Interview: Lonelady

Lonelady is a former fine art student, who first realised she actually prefers playing music and started playing in various bands and then realised she actually prefers playing alone. The result? Lonelady! She gets signed to a very good label, Warp and produces in some weeks with Guy Fixen, who has worked as a producer and engineer with bands like the Breeders, Wire, My Bloody Valentine and The Pixies, her deput full-length “Nerve Up”. We met up with her and took an interview for Curt Magazine.

LS: On your myspace page you site among your influences Madonna, Salt N Pepa, Nico, the Fall and Joy Division. How did you manage to combine these completely different influences?

LL: My music listening habits are quite random; I think to only limit your listening to one 'genre' is sort of missing the point. There are influences that inform my music but the real goal is to sound like yourself, whatever that may be.

LS: You describe your sound as Aggression, space and that which agogs…What do you mean by that?

LL: I am drawn to energetic, propulsive music; I like guitar playing that is choppy; funky, agressive. I am interested in brutal textures. Keith Levene's deconstructed guitar on Pil's Metal Box, for example is a very violent fracturing of 'rock 'n' roll' guitar; I like this. The newer songs on Nerve Up are emptier: I am interested in a process of paring down, economical arrangements. I admire Martin Hannet's ability to create atmospheres, spaces, both claustrophobic and expansive. Spaces can also refer to psychological landscapes.

That which agogs; – sometimes I want music to transport me away from the Ordinary.

LS: You grew up in a bad neighbourhood in Manchester. How did this affect you? How did you start making music?

LL: I grew up in Audenshaw, a few miles east of the city; not an especially rough place. I then moved to a block of council flats just outside the centre of the city.In the ten years living there I have seen some of the
worst aspects of human behaviour; alcoholism, prostitution, heroin addicts etc…but these things are present in wealthy suburbs too. Also in this tower block there were, and still are many people involved in creative activity; musicians, writers, one flat doubles as an art gallery.

Sinc

e completing a fine art degree in Manchester I had been involved in various creative activities, including writing songs, but around 2005 I bought a 4 track recorder, and that's when things started to coalesce and LoneLady started to exist.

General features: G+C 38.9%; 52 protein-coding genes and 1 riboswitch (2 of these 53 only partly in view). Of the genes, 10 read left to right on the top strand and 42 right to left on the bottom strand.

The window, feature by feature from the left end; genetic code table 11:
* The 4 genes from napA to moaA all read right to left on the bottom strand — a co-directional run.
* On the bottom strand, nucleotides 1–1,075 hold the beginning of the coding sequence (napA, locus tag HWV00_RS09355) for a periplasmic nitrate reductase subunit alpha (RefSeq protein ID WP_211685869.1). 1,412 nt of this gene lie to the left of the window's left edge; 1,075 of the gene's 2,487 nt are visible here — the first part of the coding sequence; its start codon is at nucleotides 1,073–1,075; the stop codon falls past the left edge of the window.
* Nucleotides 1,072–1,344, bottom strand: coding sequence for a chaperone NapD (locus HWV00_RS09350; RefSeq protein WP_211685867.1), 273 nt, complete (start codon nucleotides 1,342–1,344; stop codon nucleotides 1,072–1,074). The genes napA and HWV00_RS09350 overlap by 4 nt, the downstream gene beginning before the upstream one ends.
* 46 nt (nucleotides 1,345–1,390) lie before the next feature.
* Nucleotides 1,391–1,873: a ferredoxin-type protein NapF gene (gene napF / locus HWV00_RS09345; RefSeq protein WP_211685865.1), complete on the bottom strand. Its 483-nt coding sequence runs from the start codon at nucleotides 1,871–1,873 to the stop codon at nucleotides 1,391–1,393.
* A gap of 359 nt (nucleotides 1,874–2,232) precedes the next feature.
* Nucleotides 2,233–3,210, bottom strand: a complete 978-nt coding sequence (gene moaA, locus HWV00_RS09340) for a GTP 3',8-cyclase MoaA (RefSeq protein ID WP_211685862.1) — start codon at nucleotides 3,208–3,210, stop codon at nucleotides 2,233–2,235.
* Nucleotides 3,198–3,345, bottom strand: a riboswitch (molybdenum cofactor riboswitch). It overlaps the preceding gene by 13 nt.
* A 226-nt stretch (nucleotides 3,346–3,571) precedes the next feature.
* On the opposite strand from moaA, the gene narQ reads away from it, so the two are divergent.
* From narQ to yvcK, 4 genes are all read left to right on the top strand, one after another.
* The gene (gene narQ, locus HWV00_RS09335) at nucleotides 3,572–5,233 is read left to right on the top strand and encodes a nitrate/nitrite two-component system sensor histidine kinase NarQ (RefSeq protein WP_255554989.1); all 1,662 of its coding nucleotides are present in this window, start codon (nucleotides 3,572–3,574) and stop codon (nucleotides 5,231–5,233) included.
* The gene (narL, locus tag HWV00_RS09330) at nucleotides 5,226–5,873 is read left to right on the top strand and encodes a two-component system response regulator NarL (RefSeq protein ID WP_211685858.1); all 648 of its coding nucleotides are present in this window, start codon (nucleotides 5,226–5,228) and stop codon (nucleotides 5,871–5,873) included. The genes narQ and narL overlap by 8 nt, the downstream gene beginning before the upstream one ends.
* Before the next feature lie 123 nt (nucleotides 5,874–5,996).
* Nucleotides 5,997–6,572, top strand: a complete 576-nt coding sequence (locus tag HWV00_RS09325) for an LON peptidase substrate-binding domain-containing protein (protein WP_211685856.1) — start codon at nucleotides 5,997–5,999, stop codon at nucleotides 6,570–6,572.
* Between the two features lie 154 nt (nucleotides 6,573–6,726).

LS: You chose to set up your studio in an empty creepy building that use to be a factory. What was the reason for this selection?

LL: I didn't want to record in an ordinary recording studio. I preferred to be in a space that connected me to a certain atmosphere, that had geographical meaning for me. I explored many old spaces and buildings until I found one on the outskirts of the city centre..These forgotten buildings seemed to me more honest somehow than the shiny trendiness of redeveloped Manchester.

LS: Your lyrics are very poetic. What was their influence?

LL: I think there is a restlessness throughout the album; I like music that is propulsive, energetic, awake. Both music and lyrics are, of course, open to interpretation. For me, I was interested in creating a more abstract use of language to convey images and atmospheres. Early REM songs in particular are lyrically fragmented, allusive and layered with different possible meanings; I like this.

LS: Your album is a mixture out of different kinds of music. All tracks are special. Which one is your favourite?

LL: I can't pick a 'favourite'. The album contains songs from a span of time: some are a few years old, others more recent; it reflects a journey, development. Inevitably you tend to be more interested by newer songs; in your mind you are always 10 steps ahead of recorded material.

LS: Your co-producer was Guy Fixsen. How did you come to this collaboration and how was it working with him?

LL: Jason White (Too Pure, 4AD, ALM management) suggested Guy. I wasn't aware of him till that point.
For this record I needed to work with someone who was prepared to work in an unconventional setting, ie not a 'proper studio' , and also not impose his vision too much on the record, but help to create mine. Guy and I exchanged a lot of pre-production emails before hand, and I had compiled many notes regarding how I wanted things to sound. However you have to be prepared to accept that there will be unseen challenges during the recording. I learnt a lot from this process, and from Guy.

LS: What are your future plans?

A European tour and writing new material.

Lonelady – Immaterial

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